The price of anarchy of finite congestion games

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## The price of anarchy of finite congestion games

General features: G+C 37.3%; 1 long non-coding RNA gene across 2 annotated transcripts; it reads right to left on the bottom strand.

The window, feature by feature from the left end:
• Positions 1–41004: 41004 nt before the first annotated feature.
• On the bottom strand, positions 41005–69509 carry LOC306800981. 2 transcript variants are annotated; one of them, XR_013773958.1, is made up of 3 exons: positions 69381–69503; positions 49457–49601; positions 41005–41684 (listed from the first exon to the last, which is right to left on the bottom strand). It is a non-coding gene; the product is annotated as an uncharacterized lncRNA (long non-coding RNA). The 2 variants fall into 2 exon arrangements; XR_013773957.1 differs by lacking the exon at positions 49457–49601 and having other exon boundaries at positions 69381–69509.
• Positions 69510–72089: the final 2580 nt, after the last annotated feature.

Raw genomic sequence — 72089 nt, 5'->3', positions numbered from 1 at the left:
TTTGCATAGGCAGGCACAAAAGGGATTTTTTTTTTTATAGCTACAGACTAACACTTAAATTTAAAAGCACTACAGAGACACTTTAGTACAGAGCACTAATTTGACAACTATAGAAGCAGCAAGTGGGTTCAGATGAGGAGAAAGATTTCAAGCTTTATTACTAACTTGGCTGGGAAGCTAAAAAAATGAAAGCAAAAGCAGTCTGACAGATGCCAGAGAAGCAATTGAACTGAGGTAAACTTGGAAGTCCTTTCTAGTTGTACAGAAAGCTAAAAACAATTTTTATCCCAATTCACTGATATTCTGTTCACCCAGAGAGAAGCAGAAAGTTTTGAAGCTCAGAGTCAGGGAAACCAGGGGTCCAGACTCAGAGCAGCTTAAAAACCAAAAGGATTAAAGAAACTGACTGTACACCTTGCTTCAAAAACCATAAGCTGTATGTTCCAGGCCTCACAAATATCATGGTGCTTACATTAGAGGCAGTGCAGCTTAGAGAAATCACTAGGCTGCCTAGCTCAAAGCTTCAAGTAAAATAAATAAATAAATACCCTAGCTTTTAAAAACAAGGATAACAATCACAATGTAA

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**The price of anarchy of finite congestion games**Kapelushnik Lior Based on the articles: “The price of anarchy of finite congestion games” by Christodoulou & Koutsoupias “the price of routing unsplittable flow” by Awerbuch, Azar & Epstein**Agenda**• Congestion games description • Price of anarchy definitions • Linear latency functions PoA upper and lower bounds • Polynomial latency functions PoA upper and lower bounds**Network congestion game**• A directed graph G=(V,E) • For each edge exists a latency function • n users, user j have request • Request j assigned to path which is the strategy of player j • Users are none cooperative**Network game example**s1 t1 t3 t2 s2 s3**Network game exampleagent paths (strategies)**Agent 2 path 2 s1 t1 t3 t2 s2 Agent 2 path 1 s3**Network congestion game**• Consider a strategy profile • Denote Ne(A) as the load on e in A • Mark as the possible paths for user i • Player j cost is the total cost of it’s strategy path • Strategy A is a NE if no player has reason to deviate from his strategy**Congestion game**• More generalized than a network congestion game • N players, a set of facilities E • Each player i has a strategy chosen from several sets of facilities • Facility j have cost (latency) function**Congestion game definitions**• Symmetric game (single-commodity) – all players choose from the same strategies • Asymmetric game (multi-commodity) – different players may have different strategy options • Mixed strategy for player i – a probability distribution over**Congestion game example**f1 f2 f3 f4 F5 F6**Congestion game example**f1 f2 f3 f4 F5 F6**Congestion game example**f1 f2 f3 f4 F5 F6**Congestion game example**f1 f2 f3 f4 F5 F6**Congestion games**• Every network congestion game is a congestion game • Each edge will be represented by a facility • Each strategy path of a player will be replaced by the set of edges in the path**Network to congestion game**e1 e2 fe1 fe2 fe3 s t e3 Instead of possible path strategies (e1->e2) and (e3) The congestion game strategies are ({fe1,fe2}, {fe3}}**Social cost**• Two possible definitions • Definition 1: • Definition 2: or for weighted requests • When considering PoA the social cost definition of sum is equivalent to average (just divide by n)**Price of anarchy**• The worst-case ratio between the social cost of a NE and the optimal social cost • Definition 1: • Definition 2:**Linear latency function**• If an equivalent problem can be described with function • Duplicate an edge times**Avg. social cost PoA**• Asymmetric case • Unweighted requests • pure strategy • Mixed strategy • Weighted requests • Pure + mixed strategies • Symmetric case • Unweighed pure strategy**Upper PoA bounds**• Sketch of proof • Compare agent’s delay to the delay that would be encountered at the optimal path • Combine the bounds and transform to a relation between a total NE delay and the total optimal delay**Upper bound unweighted requests, fe(x)=x**• Lemma: for a pair of nonnegative integers a,b**Upper bound unweighted requests, fe(x)=x**• In a NE A and an optimal P allocation • The inequality holds since moving from a NE does not decrease the cost • Summing for all players we get**Upper bound unweighted requests, fe(x)=x cont’**• Using the lemma we get • And thus • And the upper bound is proven**Upper bound weighted requests**• Notations: • J(e) – set of agents using e • P – NE strategies profile • Qj – request j path in P • X* - value X in optimal state • l – load vector of a system**Upper bound weighted requests**Lemma 1: (follows from Cauchy-Schwartz inequality) Lemma 2: for any**Upper bound weighted requests**since deviation from NE doesn’t decrease cost Multiplying by Wj we get**Upper bound weighted requests**Summing for all agents we get Changing summation order we get Using lemma 2 we get**Upper bound weighted requests**Using lemma 1 in previous expression**Lower bounds, unweighted requests, congestion game**• Assume N≥3 agents, 2N facilities fe(x)=x • Facilities • Agent i strategies • Optimal allocation: each agent i chooses • Worst NE agent i choose • The cost for each agent is 2 in the optimal allocation and 5 in the NE, PoA is 5/2**Lower bounds, unweighted requests, network game**S1 t1 S2 t2 S3 t3**Lower bounds, weighted requests, network game**V fe(x)=0 U fe(x)=x W**Lower bounds, weighted requests, network game**V fe(x)=0 Agent 1 U Agent 4 fe(x)=x Agent 3 Agent 2 W Optimal cost, player 1 use UV, player 2 use UW, Player 3 use VW, player 4 use WV Total cost:**Lower bounds, weighted requests, network game**Agent 2 V fe(x)=0 Agent 3 U fe(x)=x Agent 1 Agent 4 W NE cost, player 1 use UWV, player 2 use UVW, Player 3 use VUW, player 4 use WUV Total cost:**Linear congestion symmetric games lower bound of PoA**• The upper bound for asymmetric games with avg. social cost also holds for symmetric games • The lower bound both max and avg. social cost is (5N-2)/(2N+1) • Next is a game description which achieves this PoA for N players**Lower bound game construction for symmetric games**• The facilities will be in N sets of the same size P1,P2,…,Pn • Each Pi is a pure strategy and in optimal allocation each player i plays Pi • Each Pi contains facilities • At NE player i plays alone facilites of each Pj • At NE each pair of players play together facilities of each Pj**Lower bound game construction for symmetric games cont’**• At NE A, • We want that at NE no players will switch to Pj • For NE we need • Which proves the PoA of (5N-2)/(2N+1)**Max social cost PoA**• Unweighted pure strategy cases only • Symmetric case • Lower bound already shown • Asymmetric case**Asymmetric case upper bound**• Let A be a NE, P optimal allocation, w.l.o.g Max(A)=c1(A), the NE imply • Denote the players in A that use facilities of P1 • The avg. social cost lower bound showed**Asymmetric case upper bound**• Combining the last 2 inequalities • substitute in the first inequality**Asymmetric case lower bound**k k k V1 V2 V3 Vk Vk+1 k • One player wants to go from V1 to Vk+1 • For each i k-1 players wants to go from Vi to Vi+1 • Between Vi and Vi+1 one path with length 1, k-1 paths with length k • Opt – all players use different paths, cost is k • NE – all players use the 1 length paths cost is PoA is**Symmetric case upper bound**• Let A be a NE, P optimal allocation, w.l.o.g Max(A)=c1(A), the NE imply • Summing for all possible j in P and using the lemma • Using the avg. social cost lower bound**Polynomial latency function**• The latency functions are polynomials of bounded degree p • The proofs for PoA of linear latency functions are quite similar to those of polynomial latencies**Polynomial latencies cost PoA**• For polynomials of degree p, nonnegative coefficients • Avg. social cost weighted requests, unweighted requests, symmetric games, asymmetric games, pure strategies, mixed strategies • Max social cost • Pure strateties symmetric games • Pure strateties asymmetric games**Upper bound unweighted requests polynomial latencies**• Instead of the lemma for linear functions for a pair of nonnegative integers a,b • A new lemma is used, if f(x) polynomial in x with nonnegative coefficients, of degree p, for nonegative x and y • Where**Upper bound unweighted requests polynomial latencies cont’**• In a NE A and an optimal P allocation • The inequality holds since moving from a NE does not decrease the cost • Summing for all players we get**Upper bound unweighted requests polynomial latencies cont’**• Using the lemma we get • And thus • And the upper bound is proven**Lower bound game construction for symmetric games**• The facilities will be in N sets of the same size P1,P2,…,Pn • Each Pi is a pure strategy and in optimal allocation each player i plays Pi • Each Pj contains N facilities • At NE player i plays**Lower bound game construction for symmetric games cont’**• At NE A, • We want that at NE no players will switch to Pj • For NE we need to select N such that • For opt • The PoA is • Which proves the PoA of when choosing N that satisfies the equation**Asymmetric case lower boundalmost like in the linear case**k k k V1 V2 V3 V(k^p) V(k^p+1) • One player wants to go from V1 to • For each i k-1 players wants to go from Vi to Vi+1 • Between Vi and Vi+1 a path with length 1, k-1 paths with length • Opt – all players use different paths, cost is • NE – all players use the 1 length paths cost is